A really important example is eg the common 12" bass + fancy horn that is very useful for PA & Sound Reinforcement .. these days often in a small plastic cabinet.

EQ can give these small boxes a truly 'flat' response to 50Hz or better.

But without electronic excursion limiting, you often hear vocals go 'sh sh sh' or worse with every thump of the bass line. What is happening is the 12" has problems playing midrange when hard against its stops.

When you switch in the excursion limiting, you don't lose any bass ... cos the unit was hard against its stops w/o the limiting so couldn't possibly produce more bass. What you hear is the vocals come back undistorted with extra clarity bla bla ... ie the sound is much better.

You don't need super accurate modelling of the excursion, thermal stuff bla bla to gain substantial benefits.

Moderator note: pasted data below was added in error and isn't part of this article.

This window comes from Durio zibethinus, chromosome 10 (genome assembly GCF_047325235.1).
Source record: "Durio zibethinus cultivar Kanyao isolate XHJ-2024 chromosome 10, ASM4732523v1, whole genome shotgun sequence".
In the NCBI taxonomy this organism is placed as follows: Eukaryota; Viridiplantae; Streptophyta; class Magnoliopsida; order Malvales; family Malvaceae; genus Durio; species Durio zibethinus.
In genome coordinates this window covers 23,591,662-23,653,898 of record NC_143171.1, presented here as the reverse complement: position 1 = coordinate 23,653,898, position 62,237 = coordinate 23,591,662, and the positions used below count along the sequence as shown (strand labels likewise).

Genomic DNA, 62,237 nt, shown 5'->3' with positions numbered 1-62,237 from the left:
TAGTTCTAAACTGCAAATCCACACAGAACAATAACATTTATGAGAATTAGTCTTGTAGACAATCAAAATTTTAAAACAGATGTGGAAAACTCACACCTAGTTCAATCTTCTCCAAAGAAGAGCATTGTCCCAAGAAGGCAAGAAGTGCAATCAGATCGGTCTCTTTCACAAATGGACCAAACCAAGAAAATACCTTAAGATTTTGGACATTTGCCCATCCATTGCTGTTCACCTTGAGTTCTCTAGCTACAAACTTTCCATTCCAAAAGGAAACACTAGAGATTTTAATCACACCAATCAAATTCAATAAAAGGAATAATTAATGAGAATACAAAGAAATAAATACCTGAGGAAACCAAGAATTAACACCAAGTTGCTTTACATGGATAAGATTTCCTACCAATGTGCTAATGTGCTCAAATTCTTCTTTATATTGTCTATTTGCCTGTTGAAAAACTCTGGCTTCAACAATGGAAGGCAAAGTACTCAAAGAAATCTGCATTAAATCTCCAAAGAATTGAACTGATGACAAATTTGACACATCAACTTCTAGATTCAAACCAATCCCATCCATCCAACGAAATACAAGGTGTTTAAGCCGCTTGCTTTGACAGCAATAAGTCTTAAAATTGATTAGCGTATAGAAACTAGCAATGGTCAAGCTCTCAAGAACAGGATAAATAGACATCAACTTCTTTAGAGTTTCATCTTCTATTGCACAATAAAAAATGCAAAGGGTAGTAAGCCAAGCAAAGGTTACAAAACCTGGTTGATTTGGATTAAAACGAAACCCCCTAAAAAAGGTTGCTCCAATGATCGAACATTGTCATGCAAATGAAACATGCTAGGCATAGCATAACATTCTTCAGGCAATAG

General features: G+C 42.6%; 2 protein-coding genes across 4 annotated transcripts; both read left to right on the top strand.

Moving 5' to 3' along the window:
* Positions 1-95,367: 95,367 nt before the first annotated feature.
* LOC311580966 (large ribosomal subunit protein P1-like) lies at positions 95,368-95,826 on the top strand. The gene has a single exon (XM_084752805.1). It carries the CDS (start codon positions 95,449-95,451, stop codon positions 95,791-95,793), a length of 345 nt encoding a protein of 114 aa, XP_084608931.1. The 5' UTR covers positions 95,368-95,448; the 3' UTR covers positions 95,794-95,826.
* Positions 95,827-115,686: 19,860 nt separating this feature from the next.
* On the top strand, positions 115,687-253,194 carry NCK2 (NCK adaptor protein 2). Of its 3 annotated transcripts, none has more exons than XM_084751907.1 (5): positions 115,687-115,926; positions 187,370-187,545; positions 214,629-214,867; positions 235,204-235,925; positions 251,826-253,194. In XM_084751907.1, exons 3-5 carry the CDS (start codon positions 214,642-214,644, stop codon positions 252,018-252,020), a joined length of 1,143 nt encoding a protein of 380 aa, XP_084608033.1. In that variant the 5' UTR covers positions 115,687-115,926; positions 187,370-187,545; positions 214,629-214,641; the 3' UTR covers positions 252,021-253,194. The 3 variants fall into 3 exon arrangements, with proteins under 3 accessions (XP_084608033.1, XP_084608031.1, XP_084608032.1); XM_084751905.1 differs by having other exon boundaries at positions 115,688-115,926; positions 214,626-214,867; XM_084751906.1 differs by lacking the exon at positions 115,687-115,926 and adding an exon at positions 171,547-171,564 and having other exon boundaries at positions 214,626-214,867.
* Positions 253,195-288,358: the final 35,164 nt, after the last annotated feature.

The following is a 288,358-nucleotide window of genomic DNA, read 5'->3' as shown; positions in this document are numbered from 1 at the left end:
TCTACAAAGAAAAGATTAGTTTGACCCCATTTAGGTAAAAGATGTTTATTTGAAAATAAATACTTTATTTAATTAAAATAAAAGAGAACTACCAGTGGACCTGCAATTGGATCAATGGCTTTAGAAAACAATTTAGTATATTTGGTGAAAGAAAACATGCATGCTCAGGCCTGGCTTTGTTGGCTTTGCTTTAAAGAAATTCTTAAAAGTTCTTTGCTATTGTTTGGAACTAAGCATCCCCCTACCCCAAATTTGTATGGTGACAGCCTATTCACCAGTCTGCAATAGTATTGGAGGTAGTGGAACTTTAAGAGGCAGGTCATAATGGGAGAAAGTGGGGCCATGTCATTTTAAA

I've designed such systems since the late 70's with some success. My most successful commercial systems were all analogue and crude by your standards but they ALL gave better sound.

The R&D code name for such fancy bass systems was Powered Integrated Super Sub technology but for some reason, Marketing never liked this.

We did a lot of experimental stuff including ACE type systems with Birt temperature sensing and DSP. But in the end, when we listened to the fancier stuff, we always decided the benefits were not worth the (at the time) substantial cost.

For bandlimited stuff like subwoofers, even cruder analogue stuff works well. You can arrange 'instant' limiting with no audible cons.

I've been a beach bum for nearly 2 decades, but regaining contact with civilisation, I'm surprised that some of these cheapo techniques are not more commonplace.